And so your child gets angry.
The other option would probably be for your child to start crying – but most children have too much pride to cry.
Step 2 – Be patient
Anger issues are more common in younger children because they have still not learned how to communicate properly.
They may not know the right words to express themselves. They may not have the physical ability and strength to do what they want to do. And they get frightened more easily because they know that they are dependent on their parents and other adults for their survival.
They get angry because they are scared and then they get scared of their own anger because they are certain that their angry outburst will make their parents angry. And that is something they are terrified of – because all they actually want is to keep their parents happy.
Step 3 – Establish firm boundaries and communicate
Our children think we know everything and always do everything right. They rely on us to keep them safe.
When we change our minds and our rules frequently – it confuses them and frightens them. They feel unsafe. And when they are afraid – instead of crying – they express themselves in anger.
It is important to establish firm boundaries and rules. It is also important for us to communicate these rules to our children frequently and with explanations about why these rules exist.
It is important to allow children to question the rules and argue against them.
If we have made the rules for real reasons and not just because we are the powerful ones in the equation – we should be able to explain why the rules exist to our children.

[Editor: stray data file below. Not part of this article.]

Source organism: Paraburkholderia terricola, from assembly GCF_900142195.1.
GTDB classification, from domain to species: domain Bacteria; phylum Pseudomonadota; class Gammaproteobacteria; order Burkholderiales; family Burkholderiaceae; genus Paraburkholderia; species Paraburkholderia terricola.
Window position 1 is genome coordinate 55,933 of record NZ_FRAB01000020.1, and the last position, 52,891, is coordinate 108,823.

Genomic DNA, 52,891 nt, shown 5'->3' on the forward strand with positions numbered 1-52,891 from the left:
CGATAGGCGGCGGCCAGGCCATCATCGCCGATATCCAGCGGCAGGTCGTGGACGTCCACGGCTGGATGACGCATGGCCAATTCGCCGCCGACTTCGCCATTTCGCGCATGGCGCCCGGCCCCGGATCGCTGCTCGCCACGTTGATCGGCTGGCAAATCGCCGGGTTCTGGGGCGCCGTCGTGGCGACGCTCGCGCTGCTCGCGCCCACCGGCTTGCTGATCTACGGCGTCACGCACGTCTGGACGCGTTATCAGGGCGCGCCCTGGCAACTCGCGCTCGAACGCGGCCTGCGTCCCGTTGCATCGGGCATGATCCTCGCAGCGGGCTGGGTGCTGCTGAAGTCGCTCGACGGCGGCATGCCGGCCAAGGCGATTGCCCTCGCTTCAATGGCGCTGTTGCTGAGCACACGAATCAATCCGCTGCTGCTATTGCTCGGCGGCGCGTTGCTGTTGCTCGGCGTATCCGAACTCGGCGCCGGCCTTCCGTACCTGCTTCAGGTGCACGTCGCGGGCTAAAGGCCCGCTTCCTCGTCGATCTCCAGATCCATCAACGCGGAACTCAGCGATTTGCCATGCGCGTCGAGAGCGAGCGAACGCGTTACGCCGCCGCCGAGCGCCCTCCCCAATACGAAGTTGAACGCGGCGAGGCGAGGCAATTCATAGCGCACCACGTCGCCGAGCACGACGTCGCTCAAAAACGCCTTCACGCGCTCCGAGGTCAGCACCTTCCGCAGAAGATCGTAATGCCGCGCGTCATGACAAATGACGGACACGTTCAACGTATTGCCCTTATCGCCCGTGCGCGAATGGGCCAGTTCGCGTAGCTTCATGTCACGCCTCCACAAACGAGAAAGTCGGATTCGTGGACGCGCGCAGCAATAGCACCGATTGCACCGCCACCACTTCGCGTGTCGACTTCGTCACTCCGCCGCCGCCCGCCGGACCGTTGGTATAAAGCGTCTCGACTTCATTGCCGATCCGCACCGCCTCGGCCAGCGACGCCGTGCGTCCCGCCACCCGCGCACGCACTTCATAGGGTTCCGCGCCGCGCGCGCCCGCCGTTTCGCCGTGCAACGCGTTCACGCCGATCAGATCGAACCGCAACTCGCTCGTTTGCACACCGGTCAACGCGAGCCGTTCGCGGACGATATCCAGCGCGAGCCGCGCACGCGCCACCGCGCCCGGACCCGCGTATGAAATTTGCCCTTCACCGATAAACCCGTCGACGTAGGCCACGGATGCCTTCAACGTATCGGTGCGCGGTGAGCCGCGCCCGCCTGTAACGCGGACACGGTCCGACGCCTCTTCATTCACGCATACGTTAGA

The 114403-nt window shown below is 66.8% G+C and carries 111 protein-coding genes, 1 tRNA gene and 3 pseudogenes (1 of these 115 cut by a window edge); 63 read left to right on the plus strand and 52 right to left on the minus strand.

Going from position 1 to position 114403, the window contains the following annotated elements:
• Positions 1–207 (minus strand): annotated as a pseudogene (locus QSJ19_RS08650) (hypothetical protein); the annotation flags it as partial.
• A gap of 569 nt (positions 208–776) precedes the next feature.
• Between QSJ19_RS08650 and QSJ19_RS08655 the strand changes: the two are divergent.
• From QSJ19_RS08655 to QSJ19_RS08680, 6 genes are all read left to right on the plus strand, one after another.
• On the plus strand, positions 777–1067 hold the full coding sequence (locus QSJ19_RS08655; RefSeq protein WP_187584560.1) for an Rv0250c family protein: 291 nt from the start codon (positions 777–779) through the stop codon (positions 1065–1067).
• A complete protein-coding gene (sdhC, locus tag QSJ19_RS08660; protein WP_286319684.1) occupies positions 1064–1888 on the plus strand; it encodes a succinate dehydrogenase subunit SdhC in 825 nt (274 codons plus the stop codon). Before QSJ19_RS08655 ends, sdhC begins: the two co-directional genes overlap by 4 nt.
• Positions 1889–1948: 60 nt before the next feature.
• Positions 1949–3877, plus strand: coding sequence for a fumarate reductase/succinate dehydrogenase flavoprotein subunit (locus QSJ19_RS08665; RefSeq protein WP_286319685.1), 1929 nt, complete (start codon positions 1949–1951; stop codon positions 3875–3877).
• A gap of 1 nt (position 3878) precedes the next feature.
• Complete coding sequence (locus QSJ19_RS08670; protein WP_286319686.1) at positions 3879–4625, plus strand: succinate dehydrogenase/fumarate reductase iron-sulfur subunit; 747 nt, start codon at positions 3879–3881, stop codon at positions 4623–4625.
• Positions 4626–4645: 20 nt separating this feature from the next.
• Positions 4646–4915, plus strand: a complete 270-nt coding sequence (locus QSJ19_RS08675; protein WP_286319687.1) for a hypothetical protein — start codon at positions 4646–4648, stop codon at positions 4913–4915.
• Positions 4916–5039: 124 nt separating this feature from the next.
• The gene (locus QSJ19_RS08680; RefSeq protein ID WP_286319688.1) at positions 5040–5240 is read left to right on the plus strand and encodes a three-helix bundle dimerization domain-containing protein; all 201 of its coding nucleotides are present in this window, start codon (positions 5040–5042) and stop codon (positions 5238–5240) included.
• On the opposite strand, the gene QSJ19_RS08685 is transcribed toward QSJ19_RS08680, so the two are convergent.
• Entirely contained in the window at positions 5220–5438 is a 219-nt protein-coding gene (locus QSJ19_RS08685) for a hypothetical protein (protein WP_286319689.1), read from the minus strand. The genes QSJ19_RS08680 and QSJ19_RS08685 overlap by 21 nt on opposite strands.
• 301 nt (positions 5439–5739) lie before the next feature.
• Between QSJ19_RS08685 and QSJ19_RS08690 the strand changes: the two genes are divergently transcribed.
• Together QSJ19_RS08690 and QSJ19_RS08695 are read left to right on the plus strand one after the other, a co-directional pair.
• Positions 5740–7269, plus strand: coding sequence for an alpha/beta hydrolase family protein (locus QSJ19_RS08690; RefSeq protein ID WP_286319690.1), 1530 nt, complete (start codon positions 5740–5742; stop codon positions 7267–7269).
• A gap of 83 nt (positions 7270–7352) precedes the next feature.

Expecting blind obedience is wrong and also dangerous.
Enforcing rules by sheer force – without giving an acceptable explanation will definitely lead to rebellion and further anger issues.
Tips to deal with a child with anger issues
Don’t get angry
This is the most important tip to deal with an angry child and also possibly the most difficult to employ.
When you see your child angry you feel threatened and that makes you angry.
Your anger is because of your fear of what people will say about you and how will now be called a bad parent. Your anger is also because of your fear that what people are thinking may be true and that you may actually be a bad parent.
Don’t make this about yourself.
Focus on your child. Understand that there is something that is making her/him unhappy and afraid. Figure out what that is and offer your calming presence to soothe her/his anger.
In other words – approach this in two steps. Step 1 – Listen to what your child is saying. Step 2 – Hold out your arms and grab your child in a loving hug
Also read How To Discipline A One Year Old Child
Set a good example
Of course you will get angry sometimes. But examine your anger very carefully if you have a child who gets angry often.
Your child is learning by watching you. She/he is observing what you do when you get angry and doing the same.
So ask yourself these questions – “Am I getting angry all the time?” Am I shouting and screaming and hitting when I am angry?” “Do I always have to shout and scream to get my way?”
If you find that the answers to these questions are “Yes”, then you have discovered why your child behaves the way she/he does when angry.
Find a way to change things around you so that you are not angry all the time. Find a way to get heard by the people around you without shouting and screaming. Manage your own anger without shouting and you will find that your child has learned how to manage her/his anger without shouting too